The Advanced Technology Light Automotive Systems (ATLAS) program, a four-year joint program between Cummins and the U.S. Department of Energy (DOE), has given birth to what could be a commercially viable half-ton pickup truck diesel engine.
The goal of the ATLAS program was develop a diesel engine for the half-ton pickup truck market capable of meeting future Tier 2 Bin 2 emissions regulations and Corporate Average Fuel Economy (CAFE) and stringent greenhouse gas (GHG) requirements out to the year 2025.
“When we launched ATLAS, the team understood that they had to think outside the box to achieve our targets,” says Michael Ruth, Director/Technical Project Leader, Advanced Light-Duty. “Specifically, we knew that weight reduction, advanced emissions control technologies, advanced thermal management and powertrain integration would be critical to meeting all of the requirements. The challenge was making those significant advancements while ensuring that the engine we produced would be commercially viable.”
The end result after the four-year effort was a 362-lb, 2.8-liter engine with an aluminum block, head and oil pan, a magnesium valve cover and an engine-mounted emissions control system. The ATLAS engine, including the on-engine aftertreatment system, weighs in at approximately 80 lb lighter than the original all-aluminum gasoline V8.
The demonstration vehicle, a 2010 Nissan Titan, was originally equipped with a gasoline V8 engine. In addition to meeting fuel-economy and emissions requirements, the new engine needed to accomplish the same work as the large gas V8. Maintaining a torque output of 385 lb-ft was necessary. The Cummins team chose a 4-cylinder ISF2.8 base engine to begin research.
The Highway Fuel Economy Test (HFET) and FTP-75 Test (city) cycles demonstrated fuel economy over 35 mpg and 25.5 mpg, respectively. This is approximately a 53 percent increase in CAFE fuel economy at 28.9 mpg, as compared with the production gasoline V8 fuel economy of 18.9 mpg. The Cummins team not only surpassed all fuel-economy targets, but also achieved criteria emissions lower than the stringent Tier 2/Bin 2 GHG levels.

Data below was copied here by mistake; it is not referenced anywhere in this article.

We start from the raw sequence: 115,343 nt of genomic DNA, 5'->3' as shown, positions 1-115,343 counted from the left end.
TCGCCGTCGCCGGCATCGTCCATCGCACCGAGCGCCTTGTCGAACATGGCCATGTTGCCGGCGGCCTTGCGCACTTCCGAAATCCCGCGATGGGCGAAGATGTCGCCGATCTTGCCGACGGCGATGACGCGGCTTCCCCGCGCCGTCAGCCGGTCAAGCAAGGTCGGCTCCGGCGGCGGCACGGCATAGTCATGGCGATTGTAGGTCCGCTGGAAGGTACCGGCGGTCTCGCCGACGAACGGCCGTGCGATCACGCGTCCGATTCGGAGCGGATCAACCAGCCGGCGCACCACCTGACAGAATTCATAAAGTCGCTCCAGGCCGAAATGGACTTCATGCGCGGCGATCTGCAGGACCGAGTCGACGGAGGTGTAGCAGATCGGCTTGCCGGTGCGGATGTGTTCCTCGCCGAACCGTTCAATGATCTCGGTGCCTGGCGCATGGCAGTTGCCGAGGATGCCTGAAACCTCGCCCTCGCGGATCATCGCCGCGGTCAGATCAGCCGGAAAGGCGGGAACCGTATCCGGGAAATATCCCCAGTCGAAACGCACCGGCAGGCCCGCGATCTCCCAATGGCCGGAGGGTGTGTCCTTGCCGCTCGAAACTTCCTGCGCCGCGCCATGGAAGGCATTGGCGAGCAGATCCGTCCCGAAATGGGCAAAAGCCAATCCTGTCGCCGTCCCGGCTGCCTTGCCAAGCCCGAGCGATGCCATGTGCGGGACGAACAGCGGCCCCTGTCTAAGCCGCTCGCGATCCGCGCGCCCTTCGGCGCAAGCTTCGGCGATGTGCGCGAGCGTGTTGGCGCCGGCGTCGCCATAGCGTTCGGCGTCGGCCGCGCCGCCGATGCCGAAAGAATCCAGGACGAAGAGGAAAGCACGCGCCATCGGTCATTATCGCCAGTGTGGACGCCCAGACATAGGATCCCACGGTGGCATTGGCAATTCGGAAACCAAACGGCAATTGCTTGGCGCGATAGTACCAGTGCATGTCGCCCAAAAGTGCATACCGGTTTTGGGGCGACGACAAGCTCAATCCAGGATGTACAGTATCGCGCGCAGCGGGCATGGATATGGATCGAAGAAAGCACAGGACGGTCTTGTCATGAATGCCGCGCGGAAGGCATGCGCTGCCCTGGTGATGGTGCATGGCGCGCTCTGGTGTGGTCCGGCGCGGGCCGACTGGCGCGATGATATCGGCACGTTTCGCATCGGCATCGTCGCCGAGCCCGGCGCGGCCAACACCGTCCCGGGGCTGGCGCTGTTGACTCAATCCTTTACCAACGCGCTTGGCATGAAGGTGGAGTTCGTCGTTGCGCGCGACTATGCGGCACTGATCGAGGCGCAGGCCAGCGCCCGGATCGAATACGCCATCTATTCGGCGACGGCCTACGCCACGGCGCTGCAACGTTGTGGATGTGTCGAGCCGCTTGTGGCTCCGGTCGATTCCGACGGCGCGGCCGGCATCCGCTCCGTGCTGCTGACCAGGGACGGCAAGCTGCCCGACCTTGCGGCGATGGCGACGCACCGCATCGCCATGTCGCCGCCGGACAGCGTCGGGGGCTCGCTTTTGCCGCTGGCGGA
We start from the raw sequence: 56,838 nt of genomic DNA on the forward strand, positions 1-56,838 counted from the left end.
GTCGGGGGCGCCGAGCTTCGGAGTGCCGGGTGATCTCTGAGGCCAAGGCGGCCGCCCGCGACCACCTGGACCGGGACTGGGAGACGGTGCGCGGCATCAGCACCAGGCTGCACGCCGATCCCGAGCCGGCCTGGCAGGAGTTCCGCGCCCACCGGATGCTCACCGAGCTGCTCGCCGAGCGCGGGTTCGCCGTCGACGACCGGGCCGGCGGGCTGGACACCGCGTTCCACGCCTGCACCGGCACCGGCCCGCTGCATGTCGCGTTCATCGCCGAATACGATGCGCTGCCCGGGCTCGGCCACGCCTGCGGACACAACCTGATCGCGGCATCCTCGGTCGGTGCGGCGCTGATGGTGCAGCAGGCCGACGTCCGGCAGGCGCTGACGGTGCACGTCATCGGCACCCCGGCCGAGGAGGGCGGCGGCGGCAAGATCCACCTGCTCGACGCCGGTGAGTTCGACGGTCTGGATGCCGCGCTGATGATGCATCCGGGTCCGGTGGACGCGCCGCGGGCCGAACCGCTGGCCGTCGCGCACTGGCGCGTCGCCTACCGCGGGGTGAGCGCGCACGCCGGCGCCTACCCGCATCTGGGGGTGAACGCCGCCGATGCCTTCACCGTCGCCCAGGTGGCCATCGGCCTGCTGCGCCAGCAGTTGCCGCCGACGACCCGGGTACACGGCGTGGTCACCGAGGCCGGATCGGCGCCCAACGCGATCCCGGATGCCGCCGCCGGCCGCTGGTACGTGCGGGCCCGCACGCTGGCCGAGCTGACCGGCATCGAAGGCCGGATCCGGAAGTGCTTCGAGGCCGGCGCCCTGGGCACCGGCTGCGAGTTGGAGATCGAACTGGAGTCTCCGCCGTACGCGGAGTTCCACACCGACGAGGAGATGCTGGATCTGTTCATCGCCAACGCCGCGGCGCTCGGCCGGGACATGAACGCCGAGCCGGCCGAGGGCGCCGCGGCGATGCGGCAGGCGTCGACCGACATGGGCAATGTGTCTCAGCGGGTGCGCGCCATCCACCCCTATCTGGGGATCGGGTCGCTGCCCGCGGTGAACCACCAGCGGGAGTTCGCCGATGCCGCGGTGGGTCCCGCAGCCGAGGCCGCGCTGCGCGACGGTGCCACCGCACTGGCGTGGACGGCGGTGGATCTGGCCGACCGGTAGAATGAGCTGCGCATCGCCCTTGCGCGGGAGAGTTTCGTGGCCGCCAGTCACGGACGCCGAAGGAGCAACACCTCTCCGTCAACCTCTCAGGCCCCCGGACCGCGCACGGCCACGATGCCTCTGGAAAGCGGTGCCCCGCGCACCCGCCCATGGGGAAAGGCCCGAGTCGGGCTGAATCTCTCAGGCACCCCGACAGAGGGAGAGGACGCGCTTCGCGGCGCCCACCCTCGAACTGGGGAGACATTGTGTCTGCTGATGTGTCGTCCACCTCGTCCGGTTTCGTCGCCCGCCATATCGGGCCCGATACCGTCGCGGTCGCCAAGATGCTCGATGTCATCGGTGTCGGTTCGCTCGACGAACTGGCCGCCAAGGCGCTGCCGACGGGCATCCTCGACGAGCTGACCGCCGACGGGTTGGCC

The ATLAS engine uses advanced technologies to meet the future regulations. One of the most notable features is the aluminum block. While not visible from outward appearances, the engine is a through-bolt design with a structural cradle above the oil pan and another above the cylinder head, “sandwiching” the block and head and enabling very high cylinder pressure capabilities.
A “dual loop” Exhaust Gas Recirculation (EGR) system with both low- and high-pressure circuits and switchable valve timing improve light load emissions output and allow for increased power density of the engine. The overhead camshaft is driven by belt-in-oil technology. This lubricated belt system is designed to last the life of the engine. The ATLAS engine also uses ceramic glow plugs, a High Pressure Common Rail (HPCR) piezo-style fuel system complete with a Bosch high-pressure pump and a VGT Turbocharger. The complete package is controlled by Cummins controls technology.
Another unique feature is the engine-mounted aftertreatment. In partnership with Johnson Matthey, an on-engine catalyst was developed that has Selective Catalytic Reduction (SCR) wash-coat technology applied directly to the particulate filter.
In addition to the state-of-the-art diesel technology, an 8-speed ZF 8HP70 kept the engine operating at an optimum speed, helping to achieve a more than 50 percent fuel-economy improvement over that of the gasoline V8. The remainder of the truck’s original running gear was unchanged.
Although the ATLAS engine is a research project, Cummins says the engine was subject to all of the design standards and testing the company performs on all products.